Writing Dail(e)y

Do you know why I started this blog?

That’s a trick question, by the way. Because I’m not even really sure why I started it. I mean, I knew I wanted to write more. And since I had the misfortune to not have a name that rhymed with something like “monthly” or “annually,” I suddenly found myself writing “daily” or “dailey,” as I like to say. Now that I have been blogging quite regularly, I’ve amassed a lot of posts, and of course, I’m proud of them.

But I can’t help but realize how ephemeral it all is.

For example, the entire structure of this blog is that I write something daily. So, after 24 hours is up, that particular post goes on to live the rest of its sad life in an archive. No more interaction or friendly banter in the comments. Heck, even forget about what I wrote.

And don’t get me started on the idea of a blog itself. What happens in about 5 years when blogging is obsolete and goes the way of most technological formats? Will I have to update my blog on a hologram soon? Will I have to print my blogs out and put them in photo albums for my kids so that I can reminisce about the good old days when you actually had to fly to different places in planes rather than teleport there? Will I suddenly be claiming that I had to walk to school, which was up a hill, both ways?

Of course, these are all my thoughts when I’m feeling a little overwhelmed. Which is about every night around 10 PM, when I’m scratching my head, trying to think of something to fill the page with and only coming up with goose egg.

And at the same time that I finally get some inspiration is when I realize how completely magical this blog can be. I’m interacting with complete strangers (and mostly my mom) where once a day we both see eye to eye about something. That’s what hitting the “like” button does. It sends a message to me that essentially says, Yes, Bailey. You’ve hit a nerve in the human condition, and I need to recognize that. And for me? There’s no better compliment for what I do.

In the end, this blog doesn’t need to represent my legacy. It simply needs to connect me with one person in one 24-hour period to be successful.

Because our lives are not years, months, weeks, or even days, added altogether. They are moments and memories subtracted out and strung along. And while this blog may not be around for me to flip through like an old photo album someday, it still helps me to remember my moments in vivid (and sometimes nauseating) detail right now. And so a day or an experience is etched in my mind purely through the act of writing about it. And those tiny, precious moments will be my legacy someday.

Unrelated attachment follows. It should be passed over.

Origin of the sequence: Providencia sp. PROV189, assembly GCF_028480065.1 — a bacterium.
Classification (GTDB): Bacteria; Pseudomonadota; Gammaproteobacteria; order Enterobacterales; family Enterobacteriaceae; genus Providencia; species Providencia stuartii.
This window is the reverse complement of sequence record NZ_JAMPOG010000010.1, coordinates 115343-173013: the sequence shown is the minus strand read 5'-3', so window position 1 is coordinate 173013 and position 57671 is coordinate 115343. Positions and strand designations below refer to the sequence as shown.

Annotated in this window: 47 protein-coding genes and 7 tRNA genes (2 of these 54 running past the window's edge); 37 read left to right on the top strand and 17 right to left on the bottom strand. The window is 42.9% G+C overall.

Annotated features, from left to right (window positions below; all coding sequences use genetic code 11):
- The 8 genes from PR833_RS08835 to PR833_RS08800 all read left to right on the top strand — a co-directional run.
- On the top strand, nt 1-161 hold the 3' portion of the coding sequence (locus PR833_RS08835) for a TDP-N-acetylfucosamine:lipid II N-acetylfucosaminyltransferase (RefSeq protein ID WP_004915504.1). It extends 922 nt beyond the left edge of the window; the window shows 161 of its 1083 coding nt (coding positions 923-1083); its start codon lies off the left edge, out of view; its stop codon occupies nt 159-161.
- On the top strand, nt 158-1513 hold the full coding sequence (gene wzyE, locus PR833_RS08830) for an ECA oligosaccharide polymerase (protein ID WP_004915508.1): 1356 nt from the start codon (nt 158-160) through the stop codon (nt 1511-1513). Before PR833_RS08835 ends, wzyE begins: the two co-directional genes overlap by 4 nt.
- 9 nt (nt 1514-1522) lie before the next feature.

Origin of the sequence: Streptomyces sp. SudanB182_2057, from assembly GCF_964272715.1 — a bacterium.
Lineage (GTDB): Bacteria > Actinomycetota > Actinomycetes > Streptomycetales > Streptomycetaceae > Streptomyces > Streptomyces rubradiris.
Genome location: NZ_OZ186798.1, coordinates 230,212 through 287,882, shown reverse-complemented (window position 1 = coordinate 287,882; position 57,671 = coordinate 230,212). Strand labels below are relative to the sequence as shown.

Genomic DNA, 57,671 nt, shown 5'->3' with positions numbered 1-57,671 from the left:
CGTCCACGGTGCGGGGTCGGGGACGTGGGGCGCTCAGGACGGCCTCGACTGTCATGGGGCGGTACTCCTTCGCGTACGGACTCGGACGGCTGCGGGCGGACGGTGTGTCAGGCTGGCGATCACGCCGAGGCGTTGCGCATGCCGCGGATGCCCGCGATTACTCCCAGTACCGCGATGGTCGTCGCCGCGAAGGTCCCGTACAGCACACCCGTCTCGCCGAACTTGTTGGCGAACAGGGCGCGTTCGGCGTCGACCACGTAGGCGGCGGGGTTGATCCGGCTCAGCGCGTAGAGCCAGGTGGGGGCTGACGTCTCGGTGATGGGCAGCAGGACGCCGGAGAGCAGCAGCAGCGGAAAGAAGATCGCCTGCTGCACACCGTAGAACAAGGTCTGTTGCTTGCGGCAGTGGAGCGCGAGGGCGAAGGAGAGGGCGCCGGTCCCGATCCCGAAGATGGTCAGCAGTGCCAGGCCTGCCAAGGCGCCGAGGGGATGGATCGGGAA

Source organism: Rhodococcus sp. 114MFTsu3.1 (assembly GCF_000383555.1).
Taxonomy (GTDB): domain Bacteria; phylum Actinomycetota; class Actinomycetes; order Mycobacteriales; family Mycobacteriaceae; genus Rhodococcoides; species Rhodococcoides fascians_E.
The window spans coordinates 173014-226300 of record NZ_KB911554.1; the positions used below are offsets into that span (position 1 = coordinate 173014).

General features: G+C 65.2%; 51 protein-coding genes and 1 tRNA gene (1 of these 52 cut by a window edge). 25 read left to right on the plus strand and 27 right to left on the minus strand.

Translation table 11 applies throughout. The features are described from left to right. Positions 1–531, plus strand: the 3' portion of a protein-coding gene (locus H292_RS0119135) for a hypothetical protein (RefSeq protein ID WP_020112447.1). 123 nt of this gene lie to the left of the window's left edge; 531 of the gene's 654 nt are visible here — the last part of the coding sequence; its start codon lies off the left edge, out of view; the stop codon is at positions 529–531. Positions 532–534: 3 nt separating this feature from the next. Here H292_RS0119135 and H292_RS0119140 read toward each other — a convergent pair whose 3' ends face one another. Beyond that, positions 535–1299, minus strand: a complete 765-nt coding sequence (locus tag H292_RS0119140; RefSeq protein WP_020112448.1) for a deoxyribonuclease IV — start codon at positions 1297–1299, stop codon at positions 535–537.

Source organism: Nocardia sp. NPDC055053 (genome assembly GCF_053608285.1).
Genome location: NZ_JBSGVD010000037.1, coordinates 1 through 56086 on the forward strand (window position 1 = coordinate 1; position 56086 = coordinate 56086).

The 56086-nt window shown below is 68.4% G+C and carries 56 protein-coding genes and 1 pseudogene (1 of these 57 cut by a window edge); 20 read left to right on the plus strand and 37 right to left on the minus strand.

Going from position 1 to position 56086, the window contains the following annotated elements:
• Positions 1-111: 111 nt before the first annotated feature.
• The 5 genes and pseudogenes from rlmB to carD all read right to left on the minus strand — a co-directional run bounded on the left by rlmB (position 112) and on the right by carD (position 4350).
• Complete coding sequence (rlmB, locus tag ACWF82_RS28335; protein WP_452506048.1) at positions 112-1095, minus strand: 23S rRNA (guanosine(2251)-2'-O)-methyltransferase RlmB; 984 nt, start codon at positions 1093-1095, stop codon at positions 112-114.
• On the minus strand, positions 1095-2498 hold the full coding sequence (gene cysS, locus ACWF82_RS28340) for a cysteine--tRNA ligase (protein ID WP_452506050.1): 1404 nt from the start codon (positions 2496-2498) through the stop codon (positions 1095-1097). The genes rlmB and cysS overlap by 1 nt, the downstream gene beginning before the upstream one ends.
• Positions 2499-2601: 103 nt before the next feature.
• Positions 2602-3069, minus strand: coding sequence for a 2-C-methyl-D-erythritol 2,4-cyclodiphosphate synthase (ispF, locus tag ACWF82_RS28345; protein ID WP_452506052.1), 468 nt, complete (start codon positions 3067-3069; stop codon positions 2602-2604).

I can’t thank you all enough for being a part of it.

We’re All a Little Like Tinkerbell

In the lore of Peter Pan, it is said that the small pixie Tinkerbell needs applause to live. If she is believed in, she continues to exist. Legend also says that when the story was adapted into a play, the audience were instructed to clap for Tinkerbell by Peter Pan. In case the audience wasn’t so inclined, the director made sure that the pit would fill in if needed. Luckily, that wasn’t required, as the audience applauded uproariously for Tink. It would seem that she would live to act another day.

Whether we like to admit it or not, we’re all a little Tinkerbell. We all want to feel loved or adored, and we want to know how much people love or adore us. In fact, we all like to be applauded into existence. What do you think the “like” button is? It’s just silent applause. What do you think a pat on the back is? It’s just a one handed clap. We’re all looking for acceptance in our life. We’re all pixie dust and self-esteem issues.

And so, I’m sure you won’t be surprised to know that sometimes we don’t always get the applause that we need to “survive.” Sometimes, we get the tomatoes. Sometimes, we get the “hook.” And sometimes, if we’re really lucky, we get crickets, the only thing that punctuates the silence that engulfs us.

The secret is that you are not a pixie, although you are a magical being, I’m sure. You won’t die if you aren’t approved of (even though it may feel like it when you are living on social media.) In fact, you will live in spite of not being accepted. How? You will continue on. In other words, you will keep going. We only begin to falter in our journeys, we only start to question our path, when we look around to see what everyone else is doing, when we try to compare ourselves. If Peter Pan is any testament, all we need is belief to be able to do anything we wish (even fly).